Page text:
spiders directory you will also find two subdirectories.
agents contains files filled with regular expressions, one per line. An incoming request's
User-Agent header is tested with each expression found in any of these files until an expression matches. If there is a match, the request is marked as being from a spider, otherwise not.
domains similarly contains files filled with regular expressions which are used to test the domain name from which the request comes. You may add your own files of regular expressions to either directory if you wish to test requests with patterns of your own devising.
Many configuration names/keys have changed!
If you are upgrading from an earlier version of DSpace, you will need to be aware that many configuration names/keys have changed. Because Apache Commons Configuration allows for auto-overriding of configurations, all configuration names/keys in different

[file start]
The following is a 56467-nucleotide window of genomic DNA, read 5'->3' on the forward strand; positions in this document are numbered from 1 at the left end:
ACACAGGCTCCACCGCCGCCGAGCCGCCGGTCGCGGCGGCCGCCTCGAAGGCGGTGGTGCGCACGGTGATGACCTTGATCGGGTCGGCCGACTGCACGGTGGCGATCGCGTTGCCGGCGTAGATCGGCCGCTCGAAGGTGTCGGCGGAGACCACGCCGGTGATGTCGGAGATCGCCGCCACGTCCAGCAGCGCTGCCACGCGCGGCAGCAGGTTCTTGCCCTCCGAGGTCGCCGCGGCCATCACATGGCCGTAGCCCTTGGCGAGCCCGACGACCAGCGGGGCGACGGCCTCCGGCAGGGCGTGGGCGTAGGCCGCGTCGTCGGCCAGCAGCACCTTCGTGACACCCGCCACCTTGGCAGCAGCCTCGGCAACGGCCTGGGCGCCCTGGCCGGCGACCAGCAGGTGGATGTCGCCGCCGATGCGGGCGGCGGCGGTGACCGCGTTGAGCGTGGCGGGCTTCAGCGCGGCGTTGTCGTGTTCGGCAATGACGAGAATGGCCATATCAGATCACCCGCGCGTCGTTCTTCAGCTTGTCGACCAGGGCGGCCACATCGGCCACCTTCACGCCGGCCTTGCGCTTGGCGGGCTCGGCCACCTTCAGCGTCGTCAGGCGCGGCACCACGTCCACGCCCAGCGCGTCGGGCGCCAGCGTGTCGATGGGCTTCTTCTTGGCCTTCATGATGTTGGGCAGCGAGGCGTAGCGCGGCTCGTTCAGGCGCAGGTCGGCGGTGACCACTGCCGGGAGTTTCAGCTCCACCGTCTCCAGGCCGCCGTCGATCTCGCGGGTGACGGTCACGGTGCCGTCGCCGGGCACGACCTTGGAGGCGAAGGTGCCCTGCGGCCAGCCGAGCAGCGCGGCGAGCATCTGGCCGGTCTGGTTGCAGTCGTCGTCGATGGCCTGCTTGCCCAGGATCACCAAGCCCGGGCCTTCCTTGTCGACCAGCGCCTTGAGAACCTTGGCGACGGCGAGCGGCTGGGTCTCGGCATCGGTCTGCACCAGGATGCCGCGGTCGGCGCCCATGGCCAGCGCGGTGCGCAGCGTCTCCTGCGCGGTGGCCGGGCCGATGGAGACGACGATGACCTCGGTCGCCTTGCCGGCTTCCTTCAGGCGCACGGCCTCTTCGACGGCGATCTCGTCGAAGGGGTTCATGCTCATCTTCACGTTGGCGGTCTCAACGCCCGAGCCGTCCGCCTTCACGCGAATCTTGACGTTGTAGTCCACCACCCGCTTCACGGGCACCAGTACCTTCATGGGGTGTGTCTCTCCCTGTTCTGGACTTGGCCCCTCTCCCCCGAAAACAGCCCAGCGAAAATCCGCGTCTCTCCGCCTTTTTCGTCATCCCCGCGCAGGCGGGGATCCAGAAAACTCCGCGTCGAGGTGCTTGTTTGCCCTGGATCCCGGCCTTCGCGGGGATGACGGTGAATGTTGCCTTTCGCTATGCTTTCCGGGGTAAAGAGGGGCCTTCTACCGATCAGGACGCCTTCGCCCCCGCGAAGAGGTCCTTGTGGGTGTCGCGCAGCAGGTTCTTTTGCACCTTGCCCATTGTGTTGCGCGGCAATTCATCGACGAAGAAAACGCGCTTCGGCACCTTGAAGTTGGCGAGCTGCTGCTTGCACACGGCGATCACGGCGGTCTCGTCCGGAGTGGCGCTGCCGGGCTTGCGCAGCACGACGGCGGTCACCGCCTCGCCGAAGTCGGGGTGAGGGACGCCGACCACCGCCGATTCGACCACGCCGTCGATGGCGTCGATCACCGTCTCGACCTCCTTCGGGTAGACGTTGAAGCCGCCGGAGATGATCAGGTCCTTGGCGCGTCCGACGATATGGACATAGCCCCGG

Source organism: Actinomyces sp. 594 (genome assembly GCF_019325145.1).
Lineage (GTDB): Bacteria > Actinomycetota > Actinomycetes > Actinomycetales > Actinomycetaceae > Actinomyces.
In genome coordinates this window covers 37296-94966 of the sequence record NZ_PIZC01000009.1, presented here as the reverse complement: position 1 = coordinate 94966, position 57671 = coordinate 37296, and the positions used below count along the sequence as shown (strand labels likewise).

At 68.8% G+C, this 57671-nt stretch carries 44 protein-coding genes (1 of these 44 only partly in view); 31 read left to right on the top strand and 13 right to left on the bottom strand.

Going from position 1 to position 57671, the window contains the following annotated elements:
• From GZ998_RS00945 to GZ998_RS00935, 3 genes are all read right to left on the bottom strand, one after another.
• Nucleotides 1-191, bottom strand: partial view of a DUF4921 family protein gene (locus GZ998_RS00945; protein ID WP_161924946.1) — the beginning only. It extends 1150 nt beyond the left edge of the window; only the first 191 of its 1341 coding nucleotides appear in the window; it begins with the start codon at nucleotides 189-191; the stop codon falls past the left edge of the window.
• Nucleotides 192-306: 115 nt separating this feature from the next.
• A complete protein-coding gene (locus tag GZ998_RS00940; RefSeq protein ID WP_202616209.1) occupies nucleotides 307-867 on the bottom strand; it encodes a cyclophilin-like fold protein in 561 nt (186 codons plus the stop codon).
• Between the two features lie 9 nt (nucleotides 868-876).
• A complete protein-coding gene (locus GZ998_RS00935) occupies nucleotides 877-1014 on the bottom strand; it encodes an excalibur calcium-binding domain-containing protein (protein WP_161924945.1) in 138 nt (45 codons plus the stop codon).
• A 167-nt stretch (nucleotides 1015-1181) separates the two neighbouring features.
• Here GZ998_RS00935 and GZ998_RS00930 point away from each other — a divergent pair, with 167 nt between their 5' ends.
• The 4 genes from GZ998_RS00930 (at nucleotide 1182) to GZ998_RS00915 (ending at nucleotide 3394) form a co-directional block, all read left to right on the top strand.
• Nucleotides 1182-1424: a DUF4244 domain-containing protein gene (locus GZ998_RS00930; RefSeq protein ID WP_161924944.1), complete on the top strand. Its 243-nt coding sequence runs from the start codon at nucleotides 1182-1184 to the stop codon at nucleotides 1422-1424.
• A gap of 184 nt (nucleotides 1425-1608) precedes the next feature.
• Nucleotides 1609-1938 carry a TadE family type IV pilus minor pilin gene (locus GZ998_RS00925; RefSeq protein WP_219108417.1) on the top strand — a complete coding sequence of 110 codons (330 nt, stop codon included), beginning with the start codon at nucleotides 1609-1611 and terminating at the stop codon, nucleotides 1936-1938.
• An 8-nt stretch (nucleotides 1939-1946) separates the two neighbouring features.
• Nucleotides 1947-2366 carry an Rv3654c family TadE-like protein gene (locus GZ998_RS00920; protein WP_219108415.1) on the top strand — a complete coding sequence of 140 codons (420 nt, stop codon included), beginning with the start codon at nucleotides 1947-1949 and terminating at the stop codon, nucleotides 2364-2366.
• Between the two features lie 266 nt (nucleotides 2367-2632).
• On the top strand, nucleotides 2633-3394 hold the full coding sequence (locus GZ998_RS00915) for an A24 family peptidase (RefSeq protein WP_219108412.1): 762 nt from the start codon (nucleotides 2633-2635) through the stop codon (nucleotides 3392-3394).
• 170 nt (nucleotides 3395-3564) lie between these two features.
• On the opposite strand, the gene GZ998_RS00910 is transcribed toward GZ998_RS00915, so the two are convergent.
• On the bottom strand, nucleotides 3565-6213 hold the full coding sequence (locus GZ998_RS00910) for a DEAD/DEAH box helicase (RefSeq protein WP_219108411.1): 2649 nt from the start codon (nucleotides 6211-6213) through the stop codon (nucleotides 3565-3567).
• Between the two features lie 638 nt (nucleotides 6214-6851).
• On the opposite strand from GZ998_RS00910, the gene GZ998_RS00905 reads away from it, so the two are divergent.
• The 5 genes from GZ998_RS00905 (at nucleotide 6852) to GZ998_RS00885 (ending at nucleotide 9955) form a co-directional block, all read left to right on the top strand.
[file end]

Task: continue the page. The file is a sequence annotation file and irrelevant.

*.cfg files MUST be uniquely named (otherwise accidental, unintended overriding may occur).
In order to compensate for this, all
modules/*.cfg files had their configurations renamed to be prepended with the module name. As a basic example, all the configuration settings within the
modules/oai.cfg configuration now start with
Additionally, while the
local.cfg may look similar to the old
build.properties, many of its configurations have slightly different names. So, simply copying your build.properties into a local.cfg will NOT work.
This means that DSpace 5.x (or below) configurations are NOT compatible with the Enhanced Configuration Scheme. While you obviously can use your old configurations as a reference, you will need to start with fresh copy of all configuration files, and reapply any necessary configuration changes (this has always been the recommended procedure). However, as you'll see in the next section, you'll likely want to do that anyways in order to take full advantage of the new
Command-line Access to Configuration Properties